Here's a sketch of the algorithm in Scheme:

;;; Procedure:
;;;   merge-sort
;;; Parameters:
;;;   stuff, a list to sort
;;;   may-precede?, a binary predicate that compares values.
;;; Purpose:
;;;   Sort stuff.
;;; Produces:
;;;   sorted, a sorted list
;;; Preconditions:
;;;   may-precede? can be applied to any two values in stuff.
;;;   may-precede? represents a transitive operation.
;;; Postconditions:
;;;   The result list is sorted.  That is, the key of any
;;;     element may precede the key of any subsequent element.
;;;     In Scheme, we'd say that
;;;       (may-precede? (list-ref sorted i)
;;;                     (list-ref sorted (+ i 1)))
;;;     holds.
;;;   sorted and stuff have the same elements (although potentially
;;;     in different orders).
;;;   Does not affect stuff.
;;;   sorted may share cons cells with stuff.
(define merge-sort
  (lambda (stuff may-precede?)
    ; If there are only zero or one elements in the list,
    ; the list is already sorted.
    (if (or (null? stuff) (null? (cdr stuff)))
        stuff
        ; Otherwise, split the list in half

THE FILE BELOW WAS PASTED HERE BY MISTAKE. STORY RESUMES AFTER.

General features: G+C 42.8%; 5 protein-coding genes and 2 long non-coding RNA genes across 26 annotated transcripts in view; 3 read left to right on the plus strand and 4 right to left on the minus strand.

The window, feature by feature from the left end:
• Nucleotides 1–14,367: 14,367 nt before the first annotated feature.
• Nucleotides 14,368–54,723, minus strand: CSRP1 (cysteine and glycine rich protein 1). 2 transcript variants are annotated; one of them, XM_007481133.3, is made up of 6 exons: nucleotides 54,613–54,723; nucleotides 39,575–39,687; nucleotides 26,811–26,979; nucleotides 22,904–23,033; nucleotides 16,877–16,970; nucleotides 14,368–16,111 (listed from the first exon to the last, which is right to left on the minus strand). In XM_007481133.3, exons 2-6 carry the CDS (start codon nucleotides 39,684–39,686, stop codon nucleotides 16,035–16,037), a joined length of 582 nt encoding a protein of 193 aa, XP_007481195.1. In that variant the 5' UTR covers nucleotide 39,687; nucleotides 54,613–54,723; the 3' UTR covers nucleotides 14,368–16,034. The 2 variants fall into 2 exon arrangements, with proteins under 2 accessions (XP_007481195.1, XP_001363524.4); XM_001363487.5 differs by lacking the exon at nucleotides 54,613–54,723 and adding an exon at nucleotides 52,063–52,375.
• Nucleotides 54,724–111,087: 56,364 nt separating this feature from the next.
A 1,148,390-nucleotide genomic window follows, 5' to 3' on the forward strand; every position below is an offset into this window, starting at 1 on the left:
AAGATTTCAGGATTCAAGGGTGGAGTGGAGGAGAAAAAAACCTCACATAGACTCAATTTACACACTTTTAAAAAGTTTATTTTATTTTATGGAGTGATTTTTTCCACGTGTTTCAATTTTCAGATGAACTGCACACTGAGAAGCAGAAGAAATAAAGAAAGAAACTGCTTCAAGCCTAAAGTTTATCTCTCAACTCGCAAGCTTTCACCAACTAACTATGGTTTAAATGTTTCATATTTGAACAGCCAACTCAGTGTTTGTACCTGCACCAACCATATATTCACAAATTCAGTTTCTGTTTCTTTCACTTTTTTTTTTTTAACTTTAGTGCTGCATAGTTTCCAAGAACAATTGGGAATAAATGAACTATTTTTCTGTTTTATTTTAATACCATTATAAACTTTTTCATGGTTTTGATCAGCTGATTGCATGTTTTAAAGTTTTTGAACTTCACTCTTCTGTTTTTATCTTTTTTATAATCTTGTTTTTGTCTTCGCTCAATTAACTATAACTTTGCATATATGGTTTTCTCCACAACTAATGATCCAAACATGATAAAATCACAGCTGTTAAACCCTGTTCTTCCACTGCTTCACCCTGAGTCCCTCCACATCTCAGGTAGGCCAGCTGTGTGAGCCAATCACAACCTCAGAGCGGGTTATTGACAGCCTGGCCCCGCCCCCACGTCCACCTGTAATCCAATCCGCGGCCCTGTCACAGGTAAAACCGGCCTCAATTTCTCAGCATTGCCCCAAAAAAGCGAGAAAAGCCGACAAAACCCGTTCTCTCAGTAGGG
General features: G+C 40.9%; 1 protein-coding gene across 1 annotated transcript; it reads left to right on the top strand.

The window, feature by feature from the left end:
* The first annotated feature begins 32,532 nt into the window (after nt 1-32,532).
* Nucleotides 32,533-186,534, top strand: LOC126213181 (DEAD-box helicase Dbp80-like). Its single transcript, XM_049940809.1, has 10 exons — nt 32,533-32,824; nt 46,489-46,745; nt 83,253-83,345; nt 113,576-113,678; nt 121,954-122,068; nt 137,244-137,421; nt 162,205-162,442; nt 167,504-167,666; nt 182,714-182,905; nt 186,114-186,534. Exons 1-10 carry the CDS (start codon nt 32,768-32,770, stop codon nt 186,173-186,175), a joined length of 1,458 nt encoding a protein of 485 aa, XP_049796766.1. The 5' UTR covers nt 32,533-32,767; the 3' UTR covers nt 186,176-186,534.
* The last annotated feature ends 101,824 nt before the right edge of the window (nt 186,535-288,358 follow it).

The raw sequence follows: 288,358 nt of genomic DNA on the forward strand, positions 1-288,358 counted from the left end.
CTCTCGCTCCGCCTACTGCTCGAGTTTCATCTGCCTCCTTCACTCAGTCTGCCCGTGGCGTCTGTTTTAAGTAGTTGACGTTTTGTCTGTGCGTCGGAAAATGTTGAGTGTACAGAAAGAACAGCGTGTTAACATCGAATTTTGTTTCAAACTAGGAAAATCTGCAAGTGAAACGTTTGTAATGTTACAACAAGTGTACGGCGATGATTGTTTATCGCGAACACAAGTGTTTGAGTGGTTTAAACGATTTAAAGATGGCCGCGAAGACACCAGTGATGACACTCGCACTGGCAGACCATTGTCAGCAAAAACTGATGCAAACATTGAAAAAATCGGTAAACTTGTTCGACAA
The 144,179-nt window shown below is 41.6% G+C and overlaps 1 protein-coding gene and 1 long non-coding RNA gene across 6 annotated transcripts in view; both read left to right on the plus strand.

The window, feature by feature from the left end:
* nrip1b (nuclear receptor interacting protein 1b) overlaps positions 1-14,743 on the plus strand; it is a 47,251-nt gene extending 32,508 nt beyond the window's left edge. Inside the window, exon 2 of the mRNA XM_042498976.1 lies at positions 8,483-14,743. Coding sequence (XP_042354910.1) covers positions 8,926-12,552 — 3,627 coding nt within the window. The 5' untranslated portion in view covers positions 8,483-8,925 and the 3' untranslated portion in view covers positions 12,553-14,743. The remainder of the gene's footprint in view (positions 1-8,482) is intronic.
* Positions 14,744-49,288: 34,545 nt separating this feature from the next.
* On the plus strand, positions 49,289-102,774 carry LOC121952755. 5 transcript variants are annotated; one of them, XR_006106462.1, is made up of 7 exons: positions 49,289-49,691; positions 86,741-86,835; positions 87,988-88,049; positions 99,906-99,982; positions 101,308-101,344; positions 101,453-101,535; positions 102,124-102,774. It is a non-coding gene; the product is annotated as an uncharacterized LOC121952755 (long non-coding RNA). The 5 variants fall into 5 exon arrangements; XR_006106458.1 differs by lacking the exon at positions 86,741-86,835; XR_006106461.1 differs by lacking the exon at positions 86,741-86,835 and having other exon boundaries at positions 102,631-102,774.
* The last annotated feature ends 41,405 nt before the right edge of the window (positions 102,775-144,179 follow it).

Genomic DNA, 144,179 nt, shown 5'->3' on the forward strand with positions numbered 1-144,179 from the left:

(let* ((halves (split stuff))
               (firsthalf (car halves))
               (secondhalf (cadr halves)))
          ; Sort each half.
          (let* ((sortedfirst (merge-sort firsthalf))
                 (sortedsecond (merge-sort secondhalf)))
             ; Do some more stuff
             ??)))))

Merging

But what do we do once we've sorted the two sublists? We need to put them back into one list. Through habit, we refer to the process of joining two sorted lists as merging. It is relatively easy to merge two lists: You repeatedly take the smallest remaining element of either list. When do you stop? When you run out of elements in one of the lists, in which case you use the elements of the remaining list. Putting it all together, we get the following:

;;; Procedure:
;;;   merge
;;; Parameters:
;;;   sorted1, a sorted list.
;;;   sorted2, a sorted list.